skip navigation

CrimeSolutions.gov

Add your conference to our Justice Events calendar

PUBLICATIONS

NCJRS Abstract

The document referenced below is part of the NCJRS Library collection.
To conduct further searches of the collection, visit the NCJRS Abstracts Database.

How to Obtain Documents
 
NCJ Number: NCJ 239996  Add to Shoppping Cart  
Title: Functional Impairment in Delinquent Youth
Series: OJJDP Beyond Detention Series
Author(s): Karen M. Abram ; Jeanne Y. Choe ; Jason J. Washburn ; Erin G. Romero ; Linda A. Teplin ; Elena D. Bassett
Date Published: 12/2013
Page Count: 12
Sponsoring Agency: Office of Juvenile Justice and Delinquency Prevention
US Dept of Justice
United States of America
Grant Number: 1999-JE-FX-1001; 2005-JL-FX-0288; 2008-JF-FX-0068
Sale Source: NCJRS Photocopy Services
Box 6000
Rockville, MD 20849-6000
United States of America
Document: PDF 
Type: Research (Applied/Empirical)
Language: English
Country: United States of America
Annotation: This Juvenile Justice Bulletin presents the results of a study examining functional impairment in delinquent youth.
Abstract: This Juvenile Justice Bulletin from the Office of Juvenile Justice and Delinquency Prevention (OJJDP) presents the results of a study that examined functional impairment in delinquent youth. Highlights of findings from the study include the following: only 7.5 percent of youth had no notable impairment in functioning; approximately one of every five youth had markedly impaired functioning; markedly impaired functioning was much more common in males than in females, however, females were more likely to be severely impaired in the moods/emotions and self-harm domains than males; and among males living in the community, African-Americans and Hispanics were more likely to be severely impaired in school and work than non-Hispanic Whites. The study, the Northwestern Juvenile Project, is a longitudinal study of youth detained at the Cook County Juvenile Temporary Detention Center in Chicago, IL, that examines the functional impairment of youth 3 years after their release from detention. Data for the study were obtained from a sample of 1,653 youth who were assessed using the Child and Adolescent Functional Assessment Scale (CAFAS) anywhere from 2.8 to 4.5 years following release from detention. The CAFAS assesses eight domains of functioning: school/work, home, community, behavior toward others, moods/emotions, self-harm, substance use, and thinking. The findings from this study suggest that a significant portion of youth have markedly impaired functioning almost 3 years after detention, indicating a need for improved interventions and care both during detention and post-release. Study limitations and implications for future research are discussed. Tables and references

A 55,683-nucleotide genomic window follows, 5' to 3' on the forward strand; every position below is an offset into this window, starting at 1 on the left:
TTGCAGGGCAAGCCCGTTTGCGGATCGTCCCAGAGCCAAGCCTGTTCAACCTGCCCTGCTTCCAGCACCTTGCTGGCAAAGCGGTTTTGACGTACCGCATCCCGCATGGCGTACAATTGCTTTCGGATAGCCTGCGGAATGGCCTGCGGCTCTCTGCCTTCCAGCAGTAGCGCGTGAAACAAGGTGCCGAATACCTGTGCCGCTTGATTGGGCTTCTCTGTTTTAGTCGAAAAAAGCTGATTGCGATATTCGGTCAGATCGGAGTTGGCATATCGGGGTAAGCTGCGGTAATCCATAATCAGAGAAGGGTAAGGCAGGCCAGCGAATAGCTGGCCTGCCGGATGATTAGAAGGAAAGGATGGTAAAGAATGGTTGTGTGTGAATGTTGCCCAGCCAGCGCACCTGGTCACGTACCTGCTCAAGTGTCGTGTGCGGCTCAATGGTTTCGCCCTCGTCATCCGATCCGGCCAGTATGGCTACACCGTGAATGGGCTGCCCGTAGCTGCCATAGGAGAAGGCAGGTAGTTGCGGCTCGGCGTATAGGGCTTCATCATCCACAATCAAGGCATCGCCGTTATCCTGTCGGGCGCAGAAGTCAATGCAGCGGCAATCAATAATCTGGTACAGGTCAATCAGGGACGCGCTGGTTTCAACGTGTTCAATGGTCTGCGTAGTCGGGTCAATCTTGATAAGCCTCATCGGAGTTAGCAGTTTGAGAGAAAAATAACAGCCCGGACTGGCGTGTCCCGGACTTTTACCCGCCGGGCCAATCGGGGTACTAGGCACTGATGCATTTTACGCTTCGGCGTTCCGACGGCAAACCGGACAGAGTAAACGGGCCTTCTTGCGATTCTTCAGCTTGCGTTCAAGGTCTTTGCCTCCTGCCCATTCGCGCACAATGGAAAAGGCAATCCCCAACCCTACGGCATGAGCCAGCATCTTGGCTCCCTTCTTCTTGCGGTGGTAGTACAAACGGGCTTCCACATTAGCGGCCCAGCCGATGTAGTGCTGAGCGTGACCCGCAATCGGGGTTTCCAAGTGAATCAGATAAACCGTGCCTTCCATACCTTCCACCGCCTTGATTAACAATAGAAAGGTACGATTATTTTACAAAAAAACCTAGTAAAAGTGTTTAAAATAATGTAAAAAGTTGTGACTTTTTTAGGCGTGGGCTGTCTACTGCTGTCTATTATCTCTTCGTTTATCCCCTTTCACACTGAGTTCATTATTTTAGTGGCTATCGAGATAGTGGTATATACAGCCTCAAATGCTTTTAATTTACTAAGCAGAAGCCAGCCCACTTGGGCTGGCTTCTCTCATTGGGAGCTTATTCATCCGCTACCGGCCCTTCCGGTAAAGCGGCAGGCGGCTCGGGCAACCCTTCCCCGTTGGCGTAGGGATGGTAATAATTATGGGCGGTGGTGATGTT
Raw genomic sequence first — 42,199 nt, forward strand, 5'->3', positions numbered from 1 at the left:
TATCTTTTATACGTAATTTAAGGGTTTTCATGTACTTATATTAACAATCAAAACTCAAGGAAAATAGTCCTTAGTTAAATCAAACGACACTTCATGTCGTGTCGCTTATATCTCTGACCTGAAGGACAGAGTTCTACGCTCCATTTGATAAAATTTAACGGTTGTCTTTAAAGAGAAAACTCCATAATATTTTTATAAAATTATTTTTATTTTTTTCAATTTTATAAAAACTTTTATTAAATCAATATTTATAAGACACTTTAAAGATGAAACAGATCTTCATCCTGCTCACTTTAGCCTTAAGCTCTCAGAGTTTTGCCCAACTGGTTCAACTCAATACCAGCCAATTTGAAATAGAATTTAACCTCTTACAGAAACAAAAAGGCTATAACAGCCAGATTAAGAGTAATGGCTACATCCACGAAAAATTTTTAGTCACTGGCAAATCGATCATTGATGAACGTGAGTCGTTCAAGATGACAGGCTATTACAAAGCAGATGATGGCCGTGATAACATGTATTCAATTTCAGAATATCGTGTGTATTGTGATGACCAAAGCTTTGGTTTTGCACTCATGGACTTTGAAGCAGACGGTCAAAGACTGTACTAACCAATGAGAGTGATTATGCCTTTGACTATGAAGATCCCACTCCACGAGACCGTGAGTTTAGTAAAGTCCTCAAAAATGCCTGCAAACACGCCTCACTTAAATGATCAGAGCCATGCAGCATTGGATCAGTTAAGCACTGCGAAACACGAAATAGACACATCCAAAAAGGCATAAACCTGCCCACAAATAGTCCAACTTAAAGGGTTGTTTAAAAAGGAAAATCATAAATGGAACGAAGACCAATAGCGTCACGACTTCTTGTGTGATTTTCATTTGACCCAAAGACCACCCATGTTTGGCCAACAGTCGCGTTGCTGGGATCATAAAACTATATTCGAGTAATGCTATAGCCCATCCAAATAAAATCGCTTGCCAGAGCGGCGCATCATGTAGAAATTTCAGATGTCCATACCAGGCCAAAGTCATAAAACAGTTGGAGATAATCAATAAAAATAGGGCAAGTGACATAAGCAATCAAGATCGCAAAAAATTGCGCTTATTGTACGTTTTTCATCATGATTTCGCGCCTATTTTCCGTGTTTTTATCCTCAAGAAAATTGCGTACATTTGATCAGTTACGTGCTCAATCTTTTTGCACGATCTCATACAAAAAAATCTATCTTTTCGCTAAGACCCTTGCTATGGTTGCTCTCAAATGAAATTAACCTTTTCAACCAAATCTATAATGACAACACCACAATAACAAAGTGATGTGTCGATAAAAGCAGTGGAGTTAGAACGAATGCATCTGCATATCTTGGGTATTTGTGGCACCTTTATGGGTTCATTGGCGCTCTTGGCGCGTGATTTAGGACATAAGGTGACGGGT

Main Term(s): Juvenile Delinquent behavior
Index Term(s): Juvenile delinquency prevention ; Post-release programs ; Juvenile Corrections/Detention ; Aftercare/juvenile parole ; Juvenile Corrections/Detention effectiveness ; Juvenile Recidivism ; Juvenile reintegration ; Juvenile Delinquency prevention planning ; Juvenile crime patterns ; Juvenile delinquency prevention programs ; Juvenile psychological evaluation ; Juvenile offenders ; Illinois ; Community-Based Juvenile Delinquency Prevention ; Juvenile Mental Health ; Juvenile Protective Factors ; Juvenile Risk Factors ; Assessment (juvenile) ; Community Involvement (juvenile delinquency prevention) ; Juvenile Aftercare
   
  To cite this abstract, use the following link:
https://www.ncjrs.gov/App/Publications/abstract.aspx?ID=262070

* A link to the full-text document is provided whenever possible. For documents not available online, a link to the publisher's web site is provided.